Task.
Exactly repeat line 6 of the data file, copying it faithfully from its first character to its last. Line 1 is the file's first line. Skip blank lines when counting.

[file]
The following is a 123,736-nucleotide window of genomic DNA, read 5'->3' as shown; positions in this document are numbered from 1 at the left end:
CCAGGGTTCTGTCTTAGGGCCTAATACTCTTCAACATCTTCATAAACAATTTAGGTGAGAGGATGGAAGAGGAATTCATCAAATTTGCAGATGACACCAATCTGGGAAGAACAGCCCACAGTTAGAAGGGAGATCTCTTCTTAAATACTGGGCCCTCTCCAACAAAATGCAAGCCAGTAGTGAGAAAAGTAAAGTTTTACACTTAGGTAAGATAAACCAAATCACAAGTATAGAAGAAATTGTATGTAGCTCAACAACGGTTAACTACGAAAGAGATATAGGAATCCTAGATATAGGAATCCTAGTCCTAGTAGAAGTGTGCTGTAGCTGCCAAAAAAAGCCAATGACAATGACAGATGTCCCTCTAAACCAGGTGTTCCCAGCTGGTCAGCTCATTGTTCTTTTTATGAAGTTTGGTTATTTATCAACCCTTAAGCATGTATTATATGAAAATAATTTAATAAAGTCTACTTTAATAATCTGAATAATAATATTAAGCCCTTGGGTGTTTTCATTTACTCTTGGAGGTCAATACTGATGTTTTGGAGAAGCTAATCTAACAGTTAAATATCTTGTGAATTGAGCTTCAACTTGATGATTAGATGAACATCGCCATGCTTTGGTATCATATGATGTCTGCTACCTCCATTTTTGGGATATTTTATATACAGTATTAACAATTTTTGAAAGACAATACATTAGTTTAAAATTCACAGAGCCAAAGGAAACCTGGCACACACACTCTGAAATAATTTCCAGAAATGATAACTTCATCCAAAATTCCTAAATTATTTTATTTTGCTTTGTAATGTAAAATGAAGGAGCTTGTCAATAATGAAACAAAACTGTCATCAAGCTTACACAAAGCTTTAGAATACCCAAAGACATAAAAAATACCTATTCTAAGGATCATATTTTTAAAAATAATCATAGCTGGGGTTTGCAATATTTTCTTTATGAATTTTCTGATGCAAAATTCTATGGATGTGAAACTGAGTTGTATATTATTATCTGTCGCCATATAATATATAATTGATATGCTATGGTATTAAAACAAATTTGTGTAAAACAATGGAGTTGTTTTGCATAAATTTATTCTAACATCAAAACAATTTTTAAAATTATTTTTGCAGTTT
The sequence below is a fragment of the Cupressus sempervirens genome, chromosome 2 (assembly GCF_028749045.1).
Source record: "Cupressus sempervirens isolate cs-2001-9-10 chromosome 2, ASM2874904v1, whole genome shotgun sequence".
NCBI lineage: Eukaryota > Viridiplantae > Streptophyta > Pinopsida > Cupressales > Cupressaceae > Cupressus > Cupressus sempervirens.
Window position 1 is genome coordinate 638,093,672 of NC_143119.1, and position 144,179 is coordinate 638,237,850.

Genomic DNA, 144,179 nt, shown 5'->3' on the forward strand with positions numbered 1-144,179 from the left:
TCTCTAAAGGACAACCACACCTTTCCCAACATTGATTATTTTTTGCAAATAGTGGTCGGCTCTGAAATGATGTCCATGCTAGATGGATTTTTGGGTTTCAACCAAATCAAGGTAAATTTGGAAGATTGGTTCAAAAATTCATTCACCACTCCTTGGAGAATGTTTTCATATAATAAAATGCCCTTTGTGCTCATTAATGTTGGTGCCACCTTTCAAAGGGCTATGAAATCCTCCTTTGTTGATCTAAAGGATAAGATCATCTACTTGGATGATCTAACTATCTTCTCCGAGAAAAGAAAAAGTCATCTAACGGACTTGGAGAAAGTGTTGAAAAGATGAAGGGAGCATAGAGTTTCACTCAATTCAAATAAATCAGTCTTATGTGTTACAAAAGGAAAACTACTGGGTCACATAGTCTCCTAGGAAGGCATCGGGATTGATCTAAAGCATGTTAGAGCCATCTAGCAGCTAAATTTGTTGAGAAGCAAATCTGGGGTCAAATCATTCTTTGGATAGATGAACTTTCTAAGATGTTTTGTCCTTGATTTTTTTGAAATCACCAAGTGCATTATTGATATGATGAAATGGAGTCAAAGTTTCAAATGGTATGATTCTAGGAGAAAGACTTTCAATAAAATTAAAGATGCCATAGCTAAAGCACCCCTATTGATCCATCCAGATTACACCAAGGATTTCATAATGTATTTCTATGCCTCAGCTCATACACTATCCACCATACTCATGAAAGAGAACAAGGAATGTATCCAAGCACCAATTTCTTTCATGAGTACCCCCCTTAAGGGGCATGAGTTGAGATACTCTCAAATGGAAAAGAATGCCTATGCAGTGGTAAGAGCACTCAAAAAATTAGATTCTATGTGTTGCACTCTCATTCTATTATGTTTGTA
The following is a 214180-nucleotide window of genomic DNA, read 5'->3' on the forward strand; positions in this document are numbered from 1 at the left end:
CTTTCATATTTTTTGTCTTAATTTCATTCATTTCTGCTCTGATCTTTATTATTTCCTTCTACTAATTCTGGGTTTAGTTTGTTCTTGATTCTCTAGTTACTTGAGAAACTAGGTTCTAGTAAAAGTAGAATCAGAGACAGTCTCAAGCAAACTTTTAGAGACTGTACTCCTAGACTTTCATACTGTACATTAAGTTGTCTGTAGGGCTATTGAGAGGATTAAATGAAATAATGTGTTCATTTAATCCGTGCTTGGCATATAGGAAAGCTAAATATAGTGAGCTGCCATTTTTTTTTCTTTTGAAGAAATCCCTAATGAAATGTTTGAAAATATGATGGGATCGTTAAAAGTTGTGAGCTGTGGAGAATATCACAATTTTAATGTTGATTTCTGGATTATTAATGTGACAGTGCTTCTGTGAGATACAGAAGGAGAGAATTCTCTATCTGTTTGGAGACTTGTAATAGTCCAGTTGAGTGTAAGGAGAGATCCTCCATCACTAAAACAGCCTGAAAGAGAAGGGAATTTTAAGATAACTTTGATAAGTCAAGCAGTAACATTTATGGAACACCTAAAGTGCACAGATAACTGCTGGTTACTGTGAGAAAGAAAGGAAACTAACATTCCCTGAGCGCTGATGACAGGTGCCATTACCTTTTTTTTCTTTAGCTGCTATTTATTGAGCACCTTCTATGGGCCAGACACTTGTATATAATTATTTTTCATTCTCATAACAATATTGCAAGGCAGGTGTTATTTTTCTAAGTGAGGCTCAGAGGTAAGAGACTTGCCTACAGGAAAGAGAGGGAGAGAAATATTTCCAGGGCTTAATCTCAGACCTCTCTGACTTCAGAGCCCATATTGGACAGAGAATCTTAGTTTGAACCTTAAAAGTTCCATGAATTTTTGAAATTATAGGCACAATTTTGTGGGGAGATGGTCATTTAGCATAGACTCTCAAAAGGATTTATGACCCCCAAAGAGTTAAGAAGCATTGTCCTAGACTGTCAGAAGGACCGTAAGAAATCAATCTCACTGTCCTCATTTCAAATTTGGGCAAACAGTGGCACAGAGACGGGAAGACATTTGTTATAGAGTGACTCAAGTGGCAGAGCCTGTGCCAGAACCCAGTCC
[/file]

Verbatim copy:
Window position 1 is genome coordinate 638,093,672 of NC_143119.1, and position 144,179 is coordinate 638,237,850.